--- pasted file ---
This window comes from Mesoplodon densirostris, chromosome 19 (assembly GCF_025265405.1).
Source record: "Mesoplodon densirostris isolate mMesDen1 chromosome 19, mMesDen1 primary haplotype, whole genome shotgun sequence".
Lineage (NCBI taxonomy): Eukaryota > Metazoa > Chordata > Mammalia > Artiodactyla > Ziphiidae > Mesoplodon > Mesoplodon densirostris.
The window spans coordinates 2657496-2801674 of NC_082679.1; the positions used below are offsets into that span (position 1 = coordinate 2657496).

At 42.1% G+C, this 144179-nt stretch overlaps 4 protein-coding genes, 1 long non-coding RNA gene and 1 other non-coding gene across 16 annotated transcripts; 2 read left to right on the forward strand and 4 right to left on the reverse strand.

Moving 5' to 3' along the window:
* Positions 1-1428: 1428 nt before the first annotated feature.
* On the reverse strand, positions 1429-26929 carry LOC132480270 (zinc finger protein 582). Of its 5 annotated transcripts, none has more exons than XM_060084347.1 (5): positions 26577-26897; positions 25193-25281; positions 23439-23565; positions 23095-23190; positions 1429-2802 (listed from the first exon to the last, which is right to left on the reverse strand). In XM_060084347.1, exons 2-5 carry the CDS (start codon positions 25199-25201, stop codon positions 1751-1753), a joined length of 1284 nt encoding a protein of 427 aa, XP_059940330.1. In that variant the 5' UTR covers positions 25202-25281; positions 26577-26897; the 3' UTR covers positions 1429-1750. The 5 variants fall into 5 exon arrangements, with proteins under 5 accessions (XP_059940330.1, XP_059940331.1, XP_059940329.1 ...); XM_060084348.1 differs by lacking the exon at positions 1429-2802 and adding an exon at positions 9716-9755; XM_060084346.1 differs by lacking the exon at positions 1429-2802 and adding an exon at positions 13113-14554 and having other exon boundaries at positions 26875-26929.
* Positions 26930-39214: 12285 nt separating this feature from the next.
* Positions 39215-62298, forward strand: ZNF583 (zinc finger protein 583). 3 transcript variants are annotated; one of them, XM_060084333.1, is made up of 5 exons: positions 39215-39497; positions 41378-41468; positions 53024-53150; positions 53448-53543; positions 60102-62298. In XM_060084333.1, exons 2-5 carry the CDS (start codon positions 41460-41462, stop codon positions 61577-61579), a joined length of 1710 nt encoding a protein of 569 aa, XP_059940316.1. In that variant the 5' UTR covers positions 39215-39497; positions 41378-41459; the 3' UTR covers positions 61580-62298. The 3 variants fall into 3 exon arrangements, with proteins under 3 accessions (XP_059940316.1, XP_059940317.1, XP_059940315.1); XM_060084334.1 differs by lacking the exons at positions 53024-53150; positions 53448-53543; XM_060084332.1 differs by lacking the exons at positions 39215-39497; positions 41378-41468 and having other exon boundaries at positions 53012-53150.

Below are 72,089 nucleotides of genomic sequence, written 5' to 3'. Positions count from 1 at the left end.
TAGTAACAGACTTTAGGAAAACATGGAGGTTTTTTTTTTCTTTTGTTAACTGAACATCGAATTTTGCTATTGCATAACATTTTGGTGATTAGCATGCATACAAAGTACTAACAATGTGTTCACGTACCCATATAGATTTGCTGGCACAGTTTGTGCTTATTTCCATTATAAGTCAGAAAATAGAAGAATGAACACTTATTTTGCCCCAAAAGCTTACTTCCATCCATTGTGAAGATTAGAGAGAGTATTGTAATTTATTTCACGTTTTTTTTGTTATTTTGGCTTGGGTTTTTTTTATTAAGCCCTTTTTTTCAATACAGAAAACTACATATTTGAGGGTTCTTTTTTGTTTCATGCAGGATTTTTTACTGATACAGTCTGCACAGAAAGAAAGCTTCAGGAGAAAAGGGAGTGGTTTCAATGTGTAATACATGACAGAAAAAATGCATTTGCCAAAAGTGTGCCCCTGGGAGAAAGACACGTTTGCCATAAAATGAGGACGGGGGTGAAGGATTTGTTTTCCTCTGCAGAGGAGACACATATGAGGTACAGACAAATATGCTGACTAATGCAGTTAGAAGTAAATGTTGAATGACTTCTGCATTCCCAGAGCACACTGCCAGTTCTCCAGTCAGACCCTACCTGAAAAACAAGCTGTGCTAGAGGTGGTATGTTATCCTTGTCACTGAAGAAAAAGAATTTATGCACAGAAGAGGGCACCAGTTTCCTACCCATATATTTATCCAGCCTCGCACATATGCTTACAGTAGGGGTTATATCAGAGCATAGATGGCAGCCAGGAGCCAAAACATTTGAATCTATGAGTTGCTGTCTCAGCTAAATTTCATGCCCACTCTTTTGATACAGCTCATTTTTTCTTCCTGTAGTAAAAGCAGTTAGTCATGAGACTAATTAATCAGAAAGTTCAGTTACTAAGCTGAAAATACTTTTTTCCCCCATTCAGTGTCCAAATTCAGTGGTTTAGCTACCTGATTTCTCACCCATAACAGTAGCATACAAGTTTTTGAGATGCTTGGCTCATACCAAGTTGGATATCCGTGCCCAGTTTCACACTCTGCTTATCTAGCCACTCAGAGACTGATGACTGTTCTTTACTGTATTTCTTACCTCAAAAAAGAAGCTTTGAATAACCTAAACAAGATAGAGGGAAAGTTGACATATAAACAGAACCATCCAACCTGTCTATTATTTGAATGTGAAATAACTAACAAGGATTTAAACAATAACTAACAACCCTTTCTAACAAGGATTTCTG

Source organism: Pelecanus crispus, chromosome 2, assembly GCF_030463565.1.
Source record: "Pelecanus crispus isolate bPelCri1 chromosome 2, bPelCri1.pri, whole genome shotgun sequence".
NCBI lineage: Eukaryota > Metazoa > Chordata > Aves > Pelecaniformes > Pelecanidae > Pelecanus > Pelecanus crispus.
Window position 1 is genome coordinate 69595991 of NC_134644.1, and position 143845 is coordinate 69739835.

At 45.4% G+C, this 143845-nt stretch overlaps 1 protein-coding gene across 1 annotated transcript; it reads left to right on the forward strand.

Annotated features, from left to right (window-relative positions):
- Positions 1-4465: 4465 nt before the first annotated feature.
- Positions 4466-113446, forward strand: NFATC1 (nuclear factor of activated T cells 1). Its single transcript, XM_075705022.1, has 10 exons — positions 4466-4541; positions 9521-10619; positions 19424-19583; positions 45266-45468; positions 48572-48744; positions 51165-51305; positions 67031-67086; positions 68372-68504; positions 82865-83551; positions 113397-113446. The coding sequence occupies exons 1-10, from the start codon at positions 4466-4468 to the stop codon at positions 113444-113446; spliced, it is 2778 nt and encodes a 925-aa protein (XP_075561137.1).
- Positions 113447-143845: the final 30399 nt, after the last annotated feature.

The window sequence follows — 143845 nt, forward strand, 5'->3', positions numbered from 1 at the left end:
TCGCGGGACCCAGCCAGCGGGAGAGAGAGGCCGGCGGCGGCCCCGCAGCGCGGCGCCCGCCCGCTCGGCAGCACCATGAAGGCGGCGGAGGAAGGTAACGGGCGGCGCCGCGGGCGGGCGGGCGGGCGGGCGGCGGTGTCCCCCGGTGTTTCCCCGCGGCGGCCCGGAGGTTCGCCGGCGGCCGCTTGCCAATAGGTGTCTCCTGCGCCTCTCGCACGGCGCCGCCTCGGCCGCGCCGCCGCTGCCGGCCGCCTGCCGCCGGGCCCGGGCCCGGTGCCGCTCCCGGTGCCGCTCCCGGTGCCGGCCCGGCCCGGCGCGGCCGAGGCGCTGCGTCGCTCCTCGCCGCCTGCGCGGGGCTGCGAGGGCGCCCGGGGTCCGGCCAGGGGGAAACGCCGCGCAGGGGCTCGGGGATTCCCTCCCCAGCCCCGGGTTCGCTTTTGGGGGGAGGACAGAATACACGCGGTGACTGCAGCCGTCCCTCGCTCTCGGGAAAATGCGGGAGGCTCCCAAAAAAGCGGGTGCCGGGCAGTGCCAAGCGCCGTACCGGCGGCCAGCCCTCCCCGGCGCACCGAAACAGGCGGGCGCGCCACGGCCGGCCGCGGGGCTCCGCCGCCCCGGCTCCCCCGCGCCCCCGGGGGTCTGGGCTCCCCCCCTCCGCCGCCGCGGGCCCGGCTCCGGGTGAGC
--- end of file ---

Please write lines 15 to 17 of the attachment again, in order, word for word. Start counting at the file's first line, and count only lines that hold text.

NCBI lineage: Eukaryota > Metazoa > Chordata > Aves > Pelecaniformes > Pelecanidae > Pelecanus > Pelecanus crispus.
Window position 1 is genome coordinate 69595991 of NC_134644.1, and position 143845 is coordinate 69739835.

At 45.4% G+C, this 143845-nt stretch overlaps 1 protein-coding gene across 1 annotated transcript; it reads left to right on the forward strand.